Q is for Quest

A to Z

Fabulous word, Quest, isn’t it? Takes one directly to Arthurian legend via Tolkien through to almost any modern fantasy literature or even electronic gaming. It is one of those words that is so evocative that hearing it can send one off into a full daydream all on its own.

Now comes the embarrassing part. I am so old that I used to be a Games Master in War-hammer in the days before figurines, video games or anything other than bits of paper (character sheets) and my cardboard screen behind which I hid when rolling my Ds (I still have a fancy tin somewhere with all my D4s up to D100 in it). My job was to send my role players off on a quest and then be the rest of the world to them. Not only did I have to describe the world around them (you arrive as the market is closing and the ground is strewn with rubbish, roll your dexterity – oops, you just slipped on a rotten cabbage leaf) but I had to play all the NPCs (non player characters) with whom they had to interact. For someone with a Drama School background this was just a wonderful opportunity to show off. From the fat drunken landlord of the Greasy Ladle Inn who kept a wicked pet monkey to the imposing Gravine de Frankhauf (Margaret Thatcher with a Catherine of Aragon hat on) … they were all me.

Catherine of Aragon (note hat!) Wikipaedia
Catherine of Aragon (note hat!)
Wikipaedia

However, I’ve come to realise that most Quests aren’t heroic. We are not all off to find the legendary treasure, or potion ingredient. Nor are we all going to be rewarded with a prince’s undying gratitude or oodles of jewels. Most of us are on a much more exciting quest.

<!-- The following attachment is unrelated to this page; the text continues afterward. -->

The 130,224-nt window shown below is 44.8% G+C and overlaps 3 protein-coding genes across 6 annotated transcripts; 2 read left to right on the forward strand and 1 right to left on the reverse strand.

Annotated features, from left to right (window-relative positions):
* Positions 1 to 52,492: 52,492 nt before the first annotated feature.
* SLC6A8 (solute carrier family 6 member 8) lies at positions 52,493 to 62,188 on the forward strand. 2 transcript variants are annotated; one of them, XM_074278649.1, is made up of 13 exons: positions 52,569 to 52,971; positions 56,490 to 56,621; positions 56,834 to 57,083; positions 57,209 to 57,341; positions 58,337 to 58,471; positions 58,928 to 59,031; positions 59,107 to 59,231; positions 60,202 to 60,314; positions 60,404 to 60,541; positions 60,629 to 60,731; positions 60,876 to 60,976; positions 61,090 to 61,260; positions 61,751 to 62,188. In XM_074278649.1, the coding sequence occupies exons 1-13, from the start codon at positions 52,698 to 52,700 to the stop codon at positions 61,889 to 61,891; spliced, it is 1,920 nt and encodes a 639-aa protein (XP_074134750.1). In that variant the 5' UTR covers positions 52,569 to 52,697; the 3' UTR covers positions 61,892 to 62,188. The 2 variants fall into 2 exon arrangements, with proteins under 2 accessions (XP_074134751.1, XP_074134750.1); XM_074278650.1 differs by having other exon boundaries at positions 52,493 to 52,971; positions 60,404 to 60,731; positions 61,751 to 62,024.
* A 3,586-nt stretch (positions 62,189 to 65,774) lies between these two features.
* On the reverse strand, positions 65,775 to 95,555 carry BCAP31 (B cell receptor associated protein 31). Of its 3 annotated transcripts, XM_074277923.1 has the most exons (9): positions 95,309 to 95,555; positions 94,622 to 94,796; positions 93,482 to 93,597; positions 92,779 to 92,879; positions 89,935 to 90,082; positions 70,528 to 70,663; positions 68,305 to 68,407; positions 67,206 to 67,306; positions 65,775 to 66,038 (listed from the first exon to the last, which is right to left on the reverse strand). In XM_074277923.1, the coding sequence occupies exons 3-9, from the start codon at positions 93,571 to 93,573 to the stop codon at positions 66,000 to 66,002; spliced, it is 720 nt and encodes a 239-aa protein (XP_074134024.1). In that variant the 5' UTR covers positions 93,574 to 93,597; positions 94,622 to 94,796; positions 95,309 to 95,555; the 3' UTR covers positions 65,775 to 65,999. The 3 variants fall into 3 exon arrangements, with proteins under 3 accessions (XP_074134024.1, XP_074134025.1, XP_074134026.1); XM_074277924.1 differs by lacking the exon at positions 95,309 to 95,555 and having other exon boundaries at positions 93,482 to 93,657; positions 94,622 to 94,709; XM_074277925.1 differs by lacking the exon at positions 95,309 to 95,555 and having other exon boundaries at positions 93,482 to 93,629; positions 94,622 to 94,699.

We are looking for our way in the world. We are looking for ourselves, what we referred to in Wicca as our True Self. It is a concept found in many religions under different names but let’s accept it as “the best self we can be”.

Some say that we start out in life as our True Selves but as we begin to grow (and certainly by adolescence) we have become warped and twisted out of shape, trudging along like a sea creature with barnacles and other excrescences growing on our outer shell. The process of stripping these away is the quest we embark on through spirituality. While our War-hammer thrilling episodes were usually over in two or three nights, this real-life quest takes just that – a lifetime and it is up to each one of us to decide what particular Holy Grail we are seeking.

That is the true delight of this quest. We are Games Master and main character at the same time, we are directing and starring in our very own movie. What could be more fun than that?

Finding your path
Finding your path


3 thoughts on “Q is for Quest

  1. I lone a good quest, Ailsa. I used to play Warhammer with my son and spent hours preparing quest and role plays for him. He loved the riddles he had to solve, but now it’s all explosions and beat-em-up with the Big Boss at the end.
    Good article.
    Richard

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